No, that's actually the *real* clock speed of Atom, which Intel misleadingly calls a "2 Ghz" core. The 2 Ghz speed is the turbo-boost speed, just like for laptops Haswell will really be clocked at 1.3 Ghz (same performance level as 1.5 Ghz IVB), and it goes up to 2.3 Ghz, or whatever, with Turbo-Boost.

    The problem is that I think benchmarks do use the Turbo-Boost speed fully, which means Atom will do very well in benchmarks, while that may not be the case in real day to day life, where the phone might never activate the Turbo-Boost speed, and just use the slower "real clock speed" all the time.
  • name99 - Wednesday, July 17, 2013 - link

    The fact of Turbo-Boost is a problem for lazy benchmarking, it is NOT a problem for Intel.

    Why do you want a high speed core in your phone? There is a population that wants to run aggressive games, or transcode video or whatever, and these people care about sustained performance. But they're in the dramatic minority. For most users, the value of a high speed core is that it makes the phone more zippy, meaning that operations are fast when they need to be fast, after which the phone can go back to sleeping. The user-level "speed" of a phone is measured by how fast it draws a (single) PDF page, or renders a (single) complex web page, or launches an app, not by how it performs over any task that takes longer than a second. In such a world, if Turbo-Boost allows the app to sprint for a second, then go back to low-power mode, the user is very happy with that behavior.

    The only "problem" with this strategy, for Intel, is that it is obvious and will be copied by everyone. Intel is there first and most aggressively for historical and process reasons, but there's no reason they will remain the only player.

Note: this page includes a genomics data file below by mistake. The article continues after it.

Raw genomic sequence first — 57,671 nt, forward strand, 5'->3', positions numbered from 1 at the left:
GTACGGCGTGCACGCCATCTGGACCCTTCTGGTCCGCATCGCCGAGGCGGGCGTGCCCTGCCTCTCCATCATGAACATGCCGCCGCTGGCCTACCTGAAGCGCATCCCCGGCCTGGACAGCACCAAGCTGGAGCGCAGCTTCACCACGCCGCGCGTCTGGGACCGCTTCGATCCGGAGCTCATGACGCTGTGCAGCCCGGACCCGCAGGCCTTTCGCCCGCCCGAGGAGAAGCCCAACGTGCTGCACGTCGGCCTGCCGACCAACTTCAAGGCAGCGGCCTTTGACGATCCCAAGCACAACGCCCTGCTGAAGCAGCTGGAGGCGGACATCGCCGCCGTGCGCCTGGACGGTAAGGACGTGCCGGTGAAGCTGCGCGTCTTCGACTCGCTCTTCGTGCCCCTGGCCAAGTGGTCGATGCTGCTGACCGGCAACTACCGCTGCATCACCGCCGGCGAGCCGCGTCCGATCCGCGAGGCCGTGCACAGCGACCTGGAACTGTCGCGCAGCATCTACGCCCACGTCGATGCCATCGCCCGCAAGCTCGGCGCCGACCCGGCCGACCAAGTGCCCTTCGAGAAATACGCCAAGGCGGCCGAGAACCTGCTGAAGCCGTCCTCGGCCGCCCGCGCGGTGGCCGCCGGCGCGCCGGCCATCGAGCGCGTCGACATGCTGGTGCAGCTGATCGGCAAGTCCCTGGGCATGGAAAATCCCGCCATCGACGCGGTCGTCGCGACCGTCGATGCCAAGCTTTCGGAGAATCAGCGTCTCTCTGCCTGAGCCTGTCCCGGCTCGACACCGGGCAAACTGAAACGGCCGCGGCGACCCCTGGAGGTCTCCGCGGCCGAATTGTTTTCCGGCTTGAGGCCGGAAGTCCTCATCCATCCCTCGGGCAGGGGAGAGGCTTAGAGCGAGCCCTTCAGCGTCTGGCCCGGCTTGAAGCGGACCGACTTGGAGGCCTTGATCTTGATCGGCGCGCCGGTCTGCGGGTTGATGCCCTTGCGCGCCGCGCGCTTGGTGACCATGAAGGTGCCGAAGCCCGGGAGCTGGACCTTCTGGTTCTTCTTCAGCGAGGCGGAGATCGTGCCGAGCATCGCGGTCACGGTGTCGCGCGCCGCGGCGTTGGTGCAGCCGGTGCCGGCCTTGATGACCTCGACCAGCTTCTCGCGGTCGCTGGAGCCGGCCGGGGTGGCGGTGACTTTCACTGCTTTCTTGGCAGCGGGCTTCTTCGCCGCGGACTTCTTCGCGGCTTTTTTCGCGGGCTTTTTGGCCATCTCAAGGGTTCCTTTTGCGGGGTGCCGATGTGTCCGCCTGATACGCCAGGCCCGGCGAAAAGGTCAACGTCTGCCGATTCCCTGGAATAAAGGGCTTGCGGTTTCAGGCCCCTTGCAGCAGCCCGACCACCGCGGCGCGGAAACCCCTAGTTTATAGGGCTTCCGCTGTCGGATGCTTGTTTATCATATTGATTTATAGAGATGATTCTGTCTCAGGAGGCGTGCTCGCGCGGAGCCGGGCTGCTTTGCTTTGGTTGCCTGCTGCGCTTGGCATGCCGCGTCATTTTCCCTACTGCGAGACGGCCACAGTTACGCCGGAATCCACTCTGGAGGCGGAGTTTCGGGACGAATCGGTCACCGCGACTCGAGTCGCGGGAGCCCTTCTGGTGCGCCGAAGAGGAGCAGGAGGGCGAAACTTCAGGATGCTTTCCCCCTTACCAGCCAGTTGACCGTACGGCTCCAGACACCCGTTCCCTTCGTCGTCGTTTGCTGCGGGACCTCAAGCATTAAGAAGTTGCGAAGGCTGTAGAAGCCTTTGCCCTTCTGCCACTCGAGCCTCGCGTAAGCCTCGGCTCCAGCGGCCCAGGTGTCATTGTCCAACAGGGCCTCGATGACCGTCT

(It's also quite likely that competitors will adopt the ideas of Turbo-Boost, just never call it that. After all the problem to be solved for phones is different from the REAL Turbo-Boost problem. Turbo-Boost comes from a world where you run the chip as hot as it can go --- till it just about to overheat. If an ARM core has no danger of actually overheating, then the design space is different. Now it's simply "we'll rate the core for 2GHz, but at that speed it uses up 10 nJ/op, so as far as possible we'll try to run it a 1GHz (using up 2 nJ/op) or better yet 100MHz (using up 10 pJ/op) [all numbers made up, but you get the point].)
  • Wilco1 - Wednesday, July 17, 2013 - link

    All CPUs typically run at a far lower frequency than the maximum - I'm sure nobody believes eg. Krait 800 runs all 4 cores at 2.3GHz all the time. So if you call a specific frequency the "base" then anything faster than that is automatically a turbo boost. In that sense Intel's turbo boost is largely marketing, a way to claim a low TDP by setting the base frequency arbitrarily low, and allowing to go well over that TDP for a certain amount of time at a much higher boost frequency.
  • inighthawki - Wednesday, July 17, 2013 - link

    My 3.5/3.9GHz advertised i7 4770K runs at 800Mhz at idle :)
  • TomWomack - Thursday, July 18, 2013 - link

    My desktop Haswell with Intel's retail cooler runs all four cores 24/7 turbo-boosted - I'm not quite sure what to, it reports 3401MHz in Linux but that's because /proc/cpuinfo asks ACPI which isn't fully compatible with turbo-boost. The machine draws 100W from the mains while doing so, which (given that it idles at 28W) is entirely consistent with the 84W TDP.

    And, indeed, it runs at 800MHz at idle; and I suspect often slower than that, but /proc/cpuinfo doesn't report C-states
  • RicDavis - Friday, July 19, 2013 - link

    Intel's turbostat has proven very useful for getting good reporting of CPU clock speeds under Linux. with the -v option it also displays the maximum speeds that CPU will run at as the no of active cores varies. Recommended. i7z is another option, but I've seen it do a bad job of showing which cores are active when hyperthreading is enabled.